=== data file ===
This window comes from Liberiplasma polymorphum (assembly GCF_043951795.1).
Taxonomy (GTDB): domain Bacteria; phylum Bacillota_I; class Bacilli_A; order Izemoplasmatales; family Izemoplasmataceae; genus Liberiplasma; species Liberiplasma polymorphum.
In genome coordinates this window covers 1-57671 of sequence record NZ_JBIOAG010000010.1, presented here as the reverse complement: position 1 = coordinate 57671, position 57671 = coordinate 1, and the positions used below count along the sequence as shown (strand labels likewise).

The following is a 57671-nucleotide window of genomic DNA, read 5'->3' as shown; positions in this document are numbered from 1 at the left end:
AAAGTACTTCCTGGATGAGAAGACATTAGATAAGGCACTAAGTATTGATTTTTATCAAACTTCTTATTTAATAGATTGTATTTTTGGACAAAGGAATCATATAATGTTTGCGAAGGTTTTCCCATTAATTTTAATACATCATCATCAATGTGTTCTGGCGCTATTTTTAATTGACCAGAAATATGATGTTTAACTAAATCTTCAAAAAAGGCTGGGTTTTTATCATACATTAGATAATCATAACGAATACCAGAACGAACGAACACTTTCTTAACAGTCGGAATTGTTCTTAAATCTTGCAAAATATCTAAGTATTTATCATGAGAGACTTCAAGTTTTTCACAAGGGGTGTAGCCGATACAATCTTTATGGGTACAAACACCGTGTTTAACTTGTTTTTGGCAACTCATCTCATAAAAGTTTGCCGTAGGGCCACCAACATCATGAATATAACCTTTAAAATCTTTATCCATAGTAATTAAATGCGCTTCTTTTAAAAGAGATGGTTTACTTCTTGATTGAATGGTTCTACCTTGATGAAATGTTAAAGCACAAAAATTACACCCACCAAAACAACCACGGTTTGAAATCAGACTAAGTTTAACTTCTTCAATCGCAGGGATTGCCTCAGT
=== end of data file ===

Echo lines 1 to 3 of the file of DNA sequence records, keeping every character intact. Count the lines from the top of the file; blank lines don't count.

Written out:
This window comes from Liberiplasma polymorphum (assembly GCF_043951795.1).
Taxonomy (GTDB): domain Bacteria; phylum Bacillota_I; class Bacilli_A; order Izemoplasmatales; family Izemoplasmataceae; genus Liberiplasma; species Liberiplasma polymorphum.
In genome coordinates this window covers 1-57671 of sequence record NZ_JBIOAG010000010.1, presented here as the reverse complement: position 1 = coordinate 57671, position 57671 = coordinate 1, and the positions used below count along the sequence as shown (strand labels likewise).